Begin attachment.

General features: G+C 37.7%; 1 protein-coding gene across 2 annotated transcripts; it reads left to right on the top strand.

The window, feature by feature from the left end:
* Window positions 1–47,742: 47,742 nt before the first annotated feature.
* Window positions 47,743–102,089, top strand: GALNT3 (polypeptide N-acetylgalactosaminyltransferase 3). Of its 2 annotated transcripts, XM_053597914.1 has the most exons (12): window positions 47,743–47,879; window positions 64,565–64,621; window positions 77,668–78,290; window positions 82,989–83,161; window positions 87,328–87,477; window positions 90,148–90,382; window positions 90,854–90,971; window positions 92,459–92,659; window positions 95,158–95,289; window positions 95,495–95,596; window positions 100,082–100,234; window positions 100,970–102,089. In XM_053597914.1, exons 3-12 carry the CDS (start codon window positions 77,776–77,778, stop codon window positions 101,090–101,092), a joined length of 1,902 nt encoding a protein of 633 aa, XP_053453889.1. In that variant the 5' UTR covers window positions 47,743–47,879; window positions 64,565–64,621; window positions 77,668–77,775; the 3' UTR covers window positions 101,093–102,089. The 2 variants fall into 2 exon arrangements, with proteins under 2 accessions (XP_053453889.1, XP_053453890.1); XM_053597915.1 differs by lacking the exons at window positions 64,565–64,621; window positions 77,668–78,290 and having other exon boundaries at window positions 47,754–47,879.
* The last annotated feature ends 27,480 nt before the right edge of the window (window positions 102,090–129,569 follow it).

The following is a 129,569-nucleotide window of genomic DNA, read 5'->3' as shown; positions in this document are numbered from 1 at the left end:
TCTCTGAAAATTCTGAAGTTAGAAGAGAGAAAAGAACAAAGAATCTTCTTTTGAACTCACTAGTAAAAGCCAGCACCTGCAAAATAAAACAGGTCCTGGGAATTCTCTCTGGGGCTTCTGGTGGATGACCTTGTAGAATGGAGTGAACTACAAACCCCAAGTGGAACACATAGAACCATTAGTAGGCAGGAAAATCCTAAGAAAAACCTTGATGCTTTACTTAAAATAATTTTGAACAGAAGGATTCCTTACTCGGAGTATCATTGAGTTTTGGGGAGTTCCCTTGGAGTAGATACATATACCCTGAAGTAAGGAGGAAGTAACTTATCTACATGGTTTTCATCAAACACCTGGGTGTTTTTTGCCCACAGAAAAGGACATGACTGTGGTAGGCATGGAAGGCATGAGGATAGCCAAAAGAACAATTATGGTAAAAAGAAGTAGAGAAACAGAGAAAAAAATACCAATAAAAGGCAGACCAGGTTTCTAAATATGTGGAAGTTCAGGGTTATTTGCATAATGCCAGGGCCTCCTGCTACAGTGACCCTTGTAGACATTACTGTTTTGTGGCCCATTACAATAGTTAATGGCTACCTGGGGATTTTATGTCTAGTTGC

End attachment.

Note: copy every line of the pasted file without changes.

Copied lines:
General features: G+C 37.7%; 1 protein-coding gene across 2 annotated transcripts; it reads left to right on the top strand.

The window, feature by feature from the left end:
* Window positions 1–47,742: 47,742 nt before the first annotated feature.
* Window positions 47,743–102,089, top strand: GALNT3 (polypeptide N-acetylgalactosaminyltransferase 3). Of its 2 annotated transcripts, XM_053597914.1 has the most exons (12): window positions 47,743–47,879; window positions 64,565–64,621; window positions 77,668–78,290; window positions 82,989–83,161; window positions 87,328–87,477; window positions 90,148–90,382; window positions 90,854–90,971; window positions 92,459–92,659; window positions 95,158–95,289; window positions 95,495–95,596; window positions 100,082–100,234; window positions 100,970–102,089. In XM_053597914.1, exons 3-12 carry the CDS (start codon window positions 77,776–77,778, stop codon window positions 101,090–101,092), a joined length of 1,902 nt encoding a protein of 633 aa, XP_053453889.1. In that variant the 5' UTR covers window positions 47,743–47,879; window positions 64,565–64,621; window positions 77,668–77,775; the 3' UTR covers window positions 101,093–102,089. The 2 variants fall into 2 exon arrangements, with proteins under 2 accessions (XP_053453889.1, XP_053453890.1); XM_053597915.1 differs by lacking the exons at window positions 64,565–64,621; window positions 77,668–78,290 and having other exon boundaries at window positions 47,754–47,879.
* The last annotated feature ends 27,480 nt before the right edge of the window (window positions 102,090–129,569 follow it).

The following is a 129,569-nucleotide window of genomic DNA, read 5'->3' as shown; positions in this document are numbered from 1 at the left end:
TCTCTGAAAATTCTGAAGTTAGAAGAGAGAAAAGAACAAAGAATCTTCTTTTGAACTCACTAGTAAAAGCCAGCACCTGCAAAATAAAACAGGTCCTGGGAATTCTCTCTGGGGCTTCTGGTGGATGACCTTGTAGAATGGAGTGAACTACAAACCCCAAGTGGAACACATAGAACCATTAGTAGGCAGGAAAATCCTAAGAAAAACCTTGATGCTTTACTTAAAATAATTTTGAACAGAAGGATTCCTTACTCGGAGTATCATTGAGTTTTGGGGAGTTCCCTTGGAGTAGATACATATACCCTGAAGTAAGGAGGAAGTAACTTATCTACATGGTTTTCATCAAACACCTGGGTGTTTTTTGCCCACAGAAAAGGACATGACTGTGGTAGGCATGGAAGGCATGAGGATAGCCAAAAGAACAATTATGGTAAAAAGAAGTAGAGAAACAGAGAAAAAAATACCAATAAAAGGCAGACCAGGTTTCTAAATATGTGGAAGTTCAGGGTTATTTGCATAATGCCAGGGCCTCCTGCTACAGTGACCCTTGTAGACATTACTGTTTTGTGGCCCATTACAATAGTTAATGGCTACCTGGGGATTTTATGTCTAGTTGC